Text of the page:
People who are compulsive eaters show similar activity in the same brain regions as people who are addicted to drugs or alcohol.
Addiction to food is a biologically driven process linked with reward centres, and not just another behaviour problem.
Forty eight healthy young American women with body sizes ranging from lean to obese were first tested with the Yale Food Addiction Scale, and then monitored with functional magnetic resonance imaging (fMRI). Each woman was first shown a picture of a chocolate milkshake and an image of a glass of water. They were then asked to actually taste the milkshake (milk with four scoops of vanilla ice cream and 2 tablespoons of chocolate syrup) or a solution which tasted like natural saliva (plain water would have activated parts of the brain related to taste).
The researchers chose milkshakes not only because they have a high fat and sugar content (sugar has been most consistently linked with food addiction), but also because they could be consumed relatively smoothly through a small tube in the mouth. In contrast, chewing associated with candy bars or other forms of sweets would have caused the participants to move their head during the scan. One hypothesis was borne out almost immediately: Women with higher food-addiction scores showed more activity in the parts of the brain associated with addiction when exposed to pictures of delectable chocolate milkshakes.
But, unexpectedly, when sampling the actual food, women showed less activation, which could be because the brain just gets flooded all the time, which shuts down some of reward reactors. This could be due to their hope of it being the best thing they ever tasted but when it doesn’t meet expectations, they eat more.
The researchers noted that obesity-related disease is the second leading cause of preventable death. They also explained that further research was necessary to clarify their results, pointing out, for example, that their study did not measure hunger (which could have an impact on the scores) and was confined only to females. Despite some limitations, the researchers felt the specific nerve patterns of brain activation in some subjects suggested addiction, and were especially worried by the finding that mere images of food could start the brain racing.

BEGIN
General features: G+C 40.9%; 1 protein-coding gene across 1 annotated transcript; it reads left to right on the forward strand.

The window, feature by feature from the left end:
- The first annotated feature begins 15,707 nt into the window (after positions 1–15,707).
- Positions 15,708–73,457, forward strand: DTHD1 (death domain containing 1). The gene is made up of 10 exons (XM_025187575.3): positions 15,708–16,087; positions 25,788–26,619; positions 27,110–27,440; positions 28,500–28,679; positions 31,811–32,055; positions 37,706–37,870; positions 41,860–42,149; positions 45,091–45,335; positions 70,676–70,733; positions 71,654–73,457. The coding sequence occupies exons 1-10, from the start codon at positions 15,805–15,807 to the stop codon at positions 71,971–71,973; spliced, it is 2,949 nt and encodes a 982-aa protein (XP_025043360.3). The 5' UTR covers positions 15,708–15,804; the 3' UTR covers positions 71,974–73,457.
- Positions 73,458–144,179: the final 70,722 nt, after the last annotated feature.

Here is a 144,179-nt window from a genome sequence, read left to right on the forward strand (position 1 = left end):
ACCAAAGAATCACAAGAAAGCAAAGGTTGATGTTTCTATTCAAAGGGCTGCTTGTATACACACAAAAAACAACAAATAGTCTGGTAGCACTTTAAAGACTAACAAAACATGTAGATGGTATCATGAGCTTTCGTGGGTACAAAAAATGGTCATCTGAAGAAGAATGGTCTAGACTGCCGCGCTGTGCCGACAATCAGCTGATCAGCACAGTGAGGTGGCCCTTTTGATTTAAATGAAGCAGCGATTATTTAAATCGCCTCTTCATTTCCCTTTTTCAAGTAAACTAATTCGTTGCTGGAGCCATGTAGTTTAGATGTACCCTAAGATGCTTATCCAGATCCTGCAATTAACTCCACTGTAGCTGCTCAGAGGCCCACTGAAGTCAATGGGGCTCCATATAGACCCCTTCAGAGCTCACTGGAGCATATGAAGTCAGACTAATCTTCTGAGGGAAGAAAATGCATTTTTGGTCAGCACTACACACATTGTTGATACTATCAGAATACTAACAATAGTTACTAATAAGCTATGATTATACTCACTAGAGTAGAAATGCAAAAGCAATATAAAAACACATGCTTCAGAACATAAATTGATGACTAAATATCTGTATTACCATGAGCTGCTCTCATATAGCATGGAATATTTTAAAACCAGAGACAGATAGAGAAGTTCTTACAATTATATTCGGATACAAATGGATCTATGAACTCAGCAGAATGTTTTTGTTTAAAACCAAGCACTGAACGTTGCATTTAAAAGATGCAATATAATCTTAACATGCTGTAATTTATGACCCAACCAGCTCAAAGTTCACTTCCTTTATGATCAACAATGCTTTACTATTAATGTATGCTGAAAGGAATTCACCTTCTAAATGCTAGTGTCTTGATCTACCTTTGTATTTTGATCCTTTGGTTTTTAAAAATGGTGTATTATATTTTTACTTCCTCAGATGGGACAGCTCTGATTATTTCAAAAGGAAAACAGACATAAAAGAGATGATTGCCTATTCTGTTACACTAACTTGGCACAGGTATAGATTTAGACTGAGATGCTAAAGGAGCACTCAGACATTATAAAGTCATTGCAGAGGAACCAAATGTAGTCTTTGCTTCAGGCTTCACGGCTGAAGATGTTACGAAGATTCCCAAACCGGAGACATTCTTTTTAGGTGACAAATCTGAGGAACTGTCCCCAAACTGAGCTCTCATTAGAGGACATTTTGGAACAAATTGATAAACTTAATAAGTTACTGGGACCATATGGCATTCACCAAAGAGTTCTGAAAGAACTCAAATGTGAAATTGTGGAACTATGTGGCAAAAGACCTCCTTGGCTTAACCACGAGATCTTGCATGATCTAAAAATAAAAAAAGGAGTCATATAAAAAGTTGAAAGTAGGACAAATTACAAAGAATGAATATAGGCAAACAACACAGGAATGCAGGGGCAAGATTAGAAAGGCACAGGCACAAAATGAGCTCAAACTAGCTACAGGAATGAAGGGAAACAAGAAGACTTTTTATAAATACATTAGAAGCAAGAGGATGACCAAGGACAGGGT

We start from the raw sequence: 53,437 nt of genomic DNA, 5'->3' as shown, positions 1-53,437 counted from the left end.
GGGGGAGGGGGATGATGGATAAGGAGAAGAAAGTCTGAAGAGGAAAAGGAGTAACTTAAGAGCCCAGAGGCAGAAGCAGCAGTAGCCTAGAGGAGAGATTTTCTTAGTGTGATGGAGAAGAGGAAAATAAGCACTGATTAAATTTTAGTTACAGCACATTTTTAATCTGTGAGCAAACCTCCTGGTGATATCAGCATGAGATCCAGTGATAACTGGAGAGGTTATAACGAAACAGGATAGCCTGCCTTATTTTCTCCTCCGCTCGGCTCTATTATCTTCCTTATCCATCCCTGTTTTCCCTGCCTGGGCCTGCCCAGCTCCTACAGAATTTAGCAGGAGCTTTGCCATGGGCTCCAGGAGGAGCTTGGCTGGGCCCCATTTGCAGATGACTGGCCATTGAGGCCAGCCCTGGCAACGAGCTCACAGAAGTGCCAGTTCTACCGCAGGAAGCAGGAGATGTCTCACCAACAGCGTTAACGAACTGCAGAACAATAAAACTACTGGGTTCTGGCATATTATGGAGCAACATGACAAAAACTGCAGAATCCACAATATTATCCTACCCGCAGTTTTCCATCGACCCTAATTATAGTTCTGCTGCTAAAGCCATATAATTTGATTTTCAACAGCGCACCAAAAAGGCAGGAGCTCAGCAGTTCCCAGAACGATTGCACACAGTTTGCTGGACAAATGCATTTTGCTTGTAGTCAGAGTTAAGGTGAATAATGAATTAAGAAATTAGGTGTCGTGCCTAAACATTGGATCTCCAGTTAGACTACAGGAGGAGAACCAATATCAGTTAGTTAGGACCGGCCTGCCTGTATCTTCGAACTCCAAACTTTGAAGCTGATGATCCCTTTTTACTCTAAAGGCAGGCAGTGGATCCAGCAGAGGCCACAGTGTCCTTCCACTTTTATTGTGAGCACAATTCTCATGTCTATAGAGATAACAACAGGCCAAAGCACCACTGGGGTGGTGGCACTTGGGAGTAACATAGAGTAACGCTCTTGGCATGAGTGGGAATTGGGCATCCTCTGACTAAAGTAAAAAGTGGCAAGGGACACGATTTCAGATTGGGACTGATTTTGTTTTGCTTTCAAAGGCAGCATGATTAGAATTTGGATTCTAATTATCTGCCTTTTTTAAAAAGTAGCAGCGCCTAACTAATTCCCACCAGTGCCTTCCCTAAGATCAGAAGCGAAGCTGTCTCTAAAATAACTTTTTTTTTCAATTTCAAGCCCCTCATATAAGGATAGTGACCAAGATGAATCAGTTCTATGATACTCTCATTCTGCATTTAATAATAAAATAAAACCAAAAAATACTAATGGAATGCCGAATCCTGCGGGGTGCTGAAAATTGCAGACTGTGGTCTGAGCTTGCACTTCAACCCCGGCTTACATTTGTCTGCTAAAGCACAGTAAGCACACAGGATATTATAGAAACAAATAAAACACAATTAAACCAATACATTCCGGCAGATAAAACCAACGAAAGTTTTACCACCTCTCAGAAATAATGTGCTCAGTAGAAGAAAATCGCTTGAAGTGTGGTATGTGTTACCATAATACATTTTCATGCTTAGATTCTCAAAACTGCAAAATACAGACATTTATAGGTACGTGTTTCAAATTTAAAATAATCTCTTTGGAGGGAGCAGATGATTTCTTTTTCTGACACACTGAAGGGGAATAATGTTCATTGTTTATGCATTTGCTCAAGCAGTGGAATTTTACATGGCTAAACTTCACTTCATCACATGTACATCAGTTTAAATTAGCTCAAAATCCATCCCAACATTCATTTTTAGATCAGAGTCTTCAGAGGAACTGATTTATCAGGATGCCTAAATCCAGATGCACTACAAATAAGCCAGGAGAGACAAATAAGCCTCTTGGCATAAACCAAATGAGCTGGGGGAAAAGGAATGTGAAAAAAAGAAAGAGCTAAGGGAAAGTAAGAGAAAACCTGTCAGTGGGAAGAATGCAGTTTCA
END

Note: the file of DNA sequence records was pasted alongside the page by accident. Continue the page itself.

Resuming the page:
Advertising is everywhere and exerts a powerful influence over our behaviour. But it can have a positive impact, too, by helping people develop more successful self-control strategies, modulate food cravings and make healthier choices. Another concern was that about 10 percent of people who didn’t necessarily qualify as food addicts also showed some activation in the related brain regions. Even though a small percentage might be full-blown food addicts, some may be having only symptoms like a lot of cravings.
The researchers hope that this study could help the scientific community to accept food addiction as a disease, thereby reduce stigma among heavier people and more effective ways for them to lose weight.
Read more at: Compulsive eaters have food addiction
Archives of General Psychiatry, 2011